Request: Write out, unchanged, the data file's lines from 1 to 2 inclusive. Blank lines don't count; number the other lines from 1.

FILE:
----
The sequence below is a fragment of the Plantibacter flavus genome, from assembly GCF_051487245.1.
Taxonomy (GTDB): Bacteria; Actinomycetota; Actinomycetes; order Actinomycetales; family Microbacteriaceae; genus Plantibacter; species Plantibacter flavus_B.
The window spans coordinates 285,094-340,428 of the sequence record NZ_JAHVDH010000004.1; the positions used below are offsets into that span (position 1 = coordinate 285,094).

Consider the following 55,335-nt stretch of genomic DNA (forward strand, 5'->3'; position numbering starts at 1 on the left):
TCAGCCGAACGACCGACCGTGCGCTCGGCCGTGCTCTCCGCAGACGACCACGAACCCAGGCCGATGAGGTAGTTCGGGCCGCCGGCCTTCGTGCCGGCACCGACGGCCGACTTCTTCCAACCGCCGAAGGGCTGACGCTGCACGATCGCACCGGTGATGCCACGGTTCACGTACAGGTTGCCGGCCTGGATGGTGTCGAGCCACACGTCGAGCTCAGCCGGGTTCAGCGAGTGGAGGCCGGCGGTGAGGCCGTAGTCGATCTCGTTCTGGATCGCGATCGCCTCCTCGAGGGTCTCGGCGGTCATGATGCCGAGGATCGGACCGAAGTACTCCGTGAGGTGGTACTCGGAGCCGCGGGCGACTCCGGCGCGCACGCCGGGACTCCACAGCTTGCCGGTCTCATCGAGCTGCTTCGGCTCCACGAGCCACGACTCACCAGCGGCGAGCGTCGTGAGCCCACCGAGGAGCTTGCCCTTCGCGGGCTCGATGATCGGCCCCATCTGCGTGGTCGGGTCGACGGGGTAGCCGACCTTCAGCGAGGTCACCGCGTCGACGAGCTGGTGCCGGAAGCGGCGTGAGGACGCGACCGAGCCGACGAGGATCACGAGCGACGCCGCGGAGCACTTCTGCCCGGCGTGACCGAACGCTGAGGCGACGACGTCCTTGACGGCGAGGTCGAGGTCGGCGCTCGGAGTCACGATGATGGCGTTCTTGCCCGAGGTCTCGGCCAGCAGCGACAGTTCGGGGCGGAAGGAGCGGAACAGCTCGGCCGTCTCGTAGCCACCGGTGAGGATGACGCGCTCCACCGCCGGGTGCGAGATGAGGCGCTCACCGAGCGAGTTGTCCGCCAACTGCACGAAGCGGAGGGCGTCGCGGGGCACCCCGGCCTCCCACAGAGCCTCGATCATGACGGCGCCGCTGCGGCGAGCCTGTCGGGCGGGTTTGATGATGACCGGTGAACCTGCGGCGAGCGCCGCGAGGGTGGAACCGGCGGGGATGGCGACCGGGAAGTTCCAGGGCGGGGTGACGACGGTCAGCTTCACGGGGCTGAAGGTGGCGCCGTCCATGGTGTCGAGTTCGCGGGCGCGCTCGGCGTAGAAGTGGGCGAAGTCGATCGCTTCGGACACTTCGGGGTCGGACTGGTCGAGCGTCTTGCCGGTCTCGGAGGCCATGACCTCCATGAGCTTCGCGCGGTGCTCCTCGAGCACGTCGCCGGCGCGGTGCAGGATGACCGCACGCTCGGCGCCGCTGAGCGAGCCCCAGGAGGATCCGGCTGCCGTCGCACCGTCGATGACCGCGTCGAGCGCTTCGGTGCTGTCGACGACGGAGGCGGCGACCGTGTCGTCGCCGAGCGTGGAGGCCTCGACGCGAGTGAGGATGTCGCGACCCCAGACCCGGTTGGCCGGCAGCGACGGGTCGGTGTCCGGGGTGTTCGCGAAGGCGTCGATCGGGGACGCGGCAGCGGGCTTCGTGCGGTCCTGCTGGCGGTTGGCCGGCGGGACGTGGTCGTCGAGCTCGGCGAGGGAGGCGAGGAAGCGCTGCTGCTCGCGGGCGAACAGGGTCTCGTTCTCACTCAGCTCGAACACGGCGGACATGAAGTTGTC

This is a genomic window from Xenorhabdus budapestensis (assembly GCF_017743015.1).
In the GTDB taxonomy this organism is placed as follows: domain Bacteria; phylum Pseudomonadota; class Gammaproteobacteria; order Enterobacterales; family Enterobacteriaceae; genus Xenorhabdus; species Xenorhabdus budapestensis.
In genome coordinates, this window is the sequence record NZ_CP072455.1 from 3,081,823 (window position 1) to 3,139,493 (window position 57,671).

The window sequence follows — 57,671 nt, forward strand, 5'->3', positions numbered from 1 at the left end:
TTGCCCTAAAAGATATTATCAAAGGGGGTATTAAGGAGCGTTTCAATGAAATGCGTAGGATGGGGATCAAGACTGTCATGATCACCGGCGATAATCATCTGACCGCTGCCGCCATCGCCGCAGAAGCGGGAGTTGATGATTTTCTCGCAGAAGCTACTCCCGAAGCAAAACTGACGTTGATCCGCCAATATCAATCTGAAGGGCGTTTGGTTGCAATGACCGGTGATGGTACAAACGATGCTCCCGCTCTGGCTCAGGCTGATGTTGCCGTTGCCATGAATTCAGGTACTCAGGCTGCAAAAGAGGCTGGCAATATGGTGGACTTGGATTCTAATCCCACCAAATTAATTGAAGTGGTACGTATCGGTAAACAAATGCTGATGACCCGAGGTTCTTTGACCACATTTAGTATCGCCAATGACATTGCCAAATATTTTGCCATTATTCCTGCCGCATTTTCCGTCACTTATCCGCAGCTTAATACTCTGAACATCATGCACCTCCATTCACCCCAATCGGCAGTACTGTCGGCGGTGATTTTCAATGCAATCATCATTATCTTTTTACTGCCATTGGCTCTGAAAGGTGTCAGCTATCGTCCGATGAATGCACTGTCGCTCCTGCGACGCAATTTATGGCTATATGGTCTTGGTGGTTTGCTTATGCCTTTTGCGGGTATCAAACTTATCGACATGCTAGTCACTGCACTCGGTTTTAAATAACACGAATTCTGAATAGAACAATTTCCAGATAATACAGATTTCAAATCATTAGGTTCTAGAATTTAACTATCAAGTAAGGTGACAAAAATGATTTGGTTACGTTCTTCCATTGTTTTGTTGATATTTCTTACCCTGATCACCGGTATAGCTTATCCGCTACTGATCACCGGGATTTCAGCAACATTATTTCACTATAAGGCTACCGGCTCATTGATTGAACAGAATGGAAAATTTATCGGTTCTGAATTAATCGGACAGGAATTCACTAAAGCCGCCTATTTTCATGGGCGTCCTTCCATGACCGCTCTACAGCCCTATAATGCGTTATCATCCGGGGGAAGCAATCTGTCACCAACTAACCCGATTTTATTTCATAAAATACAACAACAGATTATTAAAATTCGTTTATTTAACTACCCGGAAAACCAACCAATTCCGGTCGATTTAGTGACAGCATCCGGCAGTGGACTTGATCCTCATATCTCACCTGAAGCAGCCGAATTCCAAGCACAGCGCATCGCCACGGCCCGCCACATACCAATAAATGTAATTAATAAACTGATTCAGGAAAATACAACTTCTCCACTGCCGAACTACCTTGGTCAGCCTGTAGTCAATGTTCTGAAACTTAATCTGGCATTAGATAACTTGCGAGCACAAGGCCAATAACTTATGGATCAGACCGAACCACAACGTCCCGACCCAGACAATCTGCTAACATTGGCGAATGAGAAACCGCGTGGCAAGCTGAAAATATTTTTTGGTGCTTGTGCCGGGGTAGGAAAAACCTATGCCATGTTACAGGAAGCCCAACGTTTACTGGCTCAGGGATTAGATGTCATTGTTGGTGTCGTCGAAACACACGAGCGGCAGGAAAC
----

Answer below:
The sequence below is a fragment of the Plantibacter flavus genome, from assembly GCF_051487245.1.
Taxonomy (GTDB): Bacteria; Actinomycetota; Actinomycetes; order Actinomycetales; family Microbacteriaceae; genus Plantibacter; species Plantibacter flavus_B.